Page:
Each year a committee of faculty and students undertakes the difficult task of choosing the best journal articles from the many high-quality papers written by VIMS graduate students. Each paper considered is either accepted, in press, or published in a high-quality, peer-reviewed journal. The papers reflect the superb quality of the research conducted by VIMS students and the outstanding mentoring of their advisors. Papers are judged for the scope of problem, degree of challenge, magnitude of student’s effort, hypothesis formulation and testing, and writing style.
The committee, which this year included Kam Tang, Richard Brill, John Milliman, Jennifer Martin, and Ryan Carnegie, evaluated 10 papers in both the Ph.D. and Master’s categories.
This year’s choice for the best paper by a Master’s student goes to Juliette Giordano for “Quantifying annual nitrogen loads to Virginia’s coastal lagoons: sources and water quality response.” Her paper appeared in Estuaries and Coasts and was co-authored by Mark Brush and Iris Anderson.
The coastal lagoons of the Delmarva Peninsula have long been considered to lie along a gradient of nutrient loading, with elevated loads to the north due to agriculture and intensive development and low loads in more rural Virginia. However, estimates of loads in Virginia are largely unavailable to confirm this pattern. In this paper, Juliette predicted the likely response of lagoon water quality to changes in development and loading. She conducted her work in collaboration with Accomack County, which incorporated her results into its 2008 Comprehensive Plan update.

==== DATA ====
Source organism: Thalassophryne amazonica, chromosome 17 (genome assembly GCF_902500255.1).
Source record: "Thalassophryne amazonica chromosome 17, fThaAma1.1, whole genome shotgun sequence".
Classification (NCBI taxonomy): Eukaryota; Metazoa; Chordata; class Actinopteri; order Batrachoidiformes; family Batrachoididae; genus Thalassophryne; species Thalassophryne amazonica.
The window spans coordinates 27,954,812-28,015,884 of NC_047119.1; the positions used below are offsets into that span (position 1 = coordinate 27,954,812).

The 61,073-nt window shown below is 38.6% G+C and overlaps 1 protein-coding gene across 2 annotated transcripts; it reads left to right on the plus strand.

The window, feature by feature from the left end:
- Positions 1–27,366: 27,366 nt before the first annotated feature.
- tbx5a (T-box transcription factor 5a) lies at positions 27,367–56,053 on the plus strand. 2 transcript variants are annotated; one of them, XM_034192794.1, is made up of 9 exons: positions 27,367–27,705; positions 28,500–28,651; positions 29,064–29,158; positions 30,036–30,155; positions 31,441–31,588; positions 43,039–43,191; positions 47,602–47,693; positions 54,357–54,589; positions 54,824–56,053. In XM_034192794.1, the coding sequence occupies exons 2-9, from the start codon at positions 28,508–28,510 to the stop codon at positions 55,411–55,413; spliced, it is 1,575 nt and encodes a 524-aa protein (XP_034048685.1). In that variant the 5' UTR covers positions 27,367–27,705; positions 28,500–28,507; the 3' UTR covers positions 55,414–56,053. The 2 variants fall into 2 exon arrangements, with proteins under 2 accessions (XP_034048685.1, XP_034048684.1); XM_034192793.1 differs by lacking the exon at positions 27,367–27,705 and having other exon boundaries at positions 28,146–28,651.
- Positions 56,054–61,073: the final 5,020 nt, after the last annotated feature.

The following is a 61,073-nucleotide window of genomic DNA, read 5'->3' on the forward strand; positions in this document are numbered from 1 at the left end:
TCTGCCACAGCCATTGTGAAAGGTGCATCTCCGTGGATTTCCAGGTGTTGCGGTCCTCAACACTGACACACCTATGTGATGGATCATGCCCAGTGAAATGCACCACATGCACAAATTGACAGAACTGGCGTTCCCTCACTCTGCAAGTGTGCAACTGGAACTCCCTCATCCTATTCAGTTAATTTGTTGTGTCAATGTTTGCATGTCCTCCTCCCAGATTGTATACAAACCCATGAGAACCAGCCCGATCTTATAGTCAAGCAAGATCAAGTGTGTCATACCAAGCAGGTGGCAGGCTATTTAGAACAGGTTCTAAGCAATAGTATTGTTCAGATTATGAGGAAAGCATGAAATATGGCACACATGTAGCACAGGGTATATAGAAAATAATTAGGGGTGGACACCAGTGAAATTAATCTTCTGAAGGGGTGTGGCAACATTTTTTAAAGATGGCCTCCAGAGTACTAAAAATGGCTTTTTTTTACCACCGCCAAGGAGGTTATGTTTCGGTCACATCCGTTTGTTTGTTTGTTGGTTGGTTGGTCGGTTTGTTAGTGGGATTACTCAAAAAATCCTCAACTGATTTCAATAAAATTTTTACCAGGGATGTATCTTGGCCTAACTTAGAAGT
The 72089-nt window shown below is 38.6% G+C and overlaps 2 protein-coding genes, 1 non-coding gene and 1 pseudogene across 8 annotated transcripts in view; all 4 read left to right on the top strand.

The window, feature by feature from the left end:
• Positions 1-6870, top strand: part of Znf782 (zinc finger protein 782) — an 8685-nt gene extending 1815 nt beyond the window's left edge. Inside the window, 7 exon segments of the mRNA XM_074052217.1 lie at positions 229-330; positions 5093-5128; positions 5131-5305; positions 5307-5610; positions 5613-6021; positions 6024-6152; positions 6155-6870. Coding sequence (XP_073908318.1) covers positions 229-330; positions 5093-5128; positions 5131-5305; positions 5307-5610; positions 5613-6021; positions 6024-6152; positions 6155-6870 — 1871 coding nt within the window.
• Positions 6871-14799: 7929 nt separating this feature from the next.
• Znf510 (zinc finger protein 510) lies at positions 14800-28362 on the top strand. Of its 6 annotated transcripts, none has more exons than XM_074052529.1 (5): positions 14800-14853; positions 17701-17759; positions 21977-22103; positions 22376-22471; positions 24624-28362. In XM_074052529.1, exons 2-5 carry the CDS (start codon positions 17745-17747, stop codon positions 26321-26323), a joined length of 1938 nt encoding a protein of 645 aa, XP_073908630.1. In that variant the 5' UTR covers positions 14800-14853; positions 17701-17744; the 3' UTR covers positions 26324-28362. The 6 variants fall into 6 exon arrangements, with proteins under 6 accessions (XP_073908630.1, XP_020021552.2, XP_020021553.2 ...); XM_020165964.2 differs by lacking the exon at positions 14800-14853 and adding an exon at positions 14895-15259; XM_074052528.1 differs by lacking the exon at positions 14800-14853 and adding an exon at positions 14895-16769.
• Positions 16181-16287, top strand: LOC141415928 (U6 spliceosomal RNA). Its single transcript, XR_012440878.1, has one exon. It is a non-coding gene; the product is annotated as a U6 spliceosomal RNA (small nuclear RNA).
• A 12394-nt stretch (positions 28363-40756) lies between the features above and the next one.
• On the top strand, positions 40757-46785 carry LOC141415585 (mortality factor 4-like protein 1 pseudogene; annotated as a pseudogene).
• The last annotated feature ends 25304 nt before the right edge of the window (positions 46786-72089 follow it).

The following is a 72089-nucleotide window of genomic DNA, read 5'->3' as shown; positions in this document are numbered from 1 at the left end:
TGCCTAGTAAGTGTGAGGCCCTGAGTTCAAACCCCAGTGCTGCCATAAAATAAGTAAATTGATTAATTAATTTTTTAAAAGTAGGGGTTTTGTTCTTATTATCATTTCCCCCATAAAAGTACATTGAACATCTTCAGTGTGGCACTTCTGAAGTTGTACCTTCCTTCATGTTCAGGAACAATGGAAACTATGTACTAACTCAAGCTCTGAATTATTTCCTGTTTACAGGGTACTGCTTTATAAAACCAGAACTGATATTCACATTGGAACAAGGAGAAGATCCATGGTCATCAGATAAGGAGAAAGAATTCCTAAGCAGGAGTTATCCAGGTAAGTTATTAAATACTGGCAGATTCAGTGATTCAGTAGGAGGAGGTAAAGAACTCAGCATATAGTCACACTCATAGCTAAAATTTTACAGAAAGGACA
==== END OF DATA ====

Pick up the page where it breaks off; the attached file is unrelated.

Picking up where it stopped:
The most meritorious student author in the PhD category is David Elliott for “Dead in the Water: The fate of copepod carcasses in the York River estuary, Virginia.” David’s paper appeared in Limnology & Oceanography and was co-authored by Courtney Harris and Kam Tang.
Mortality is the most poorly constrained parameter in models of zooplankton population dynamics. Using a staining method that he improved, David discovered that there were a substantial number of dead copepods in the York River estuary. He used a combination of field observations, laboratory experiments, and mathematical modeling to investigate the fate of copepod carcasses due to sedimentation, coprophagy, and microbial decomposition.
The results will help researchers estimate an in situ mortality rate, both due to predation and other factors, and construct more realistic models of population dynamics. David’s work will likely fundamentally change our understanding of marine zooplankton ecology.
The submitted papers once again demonstrate the high quality and broad reach of our students’ work.
Congratulations, Juliette and David.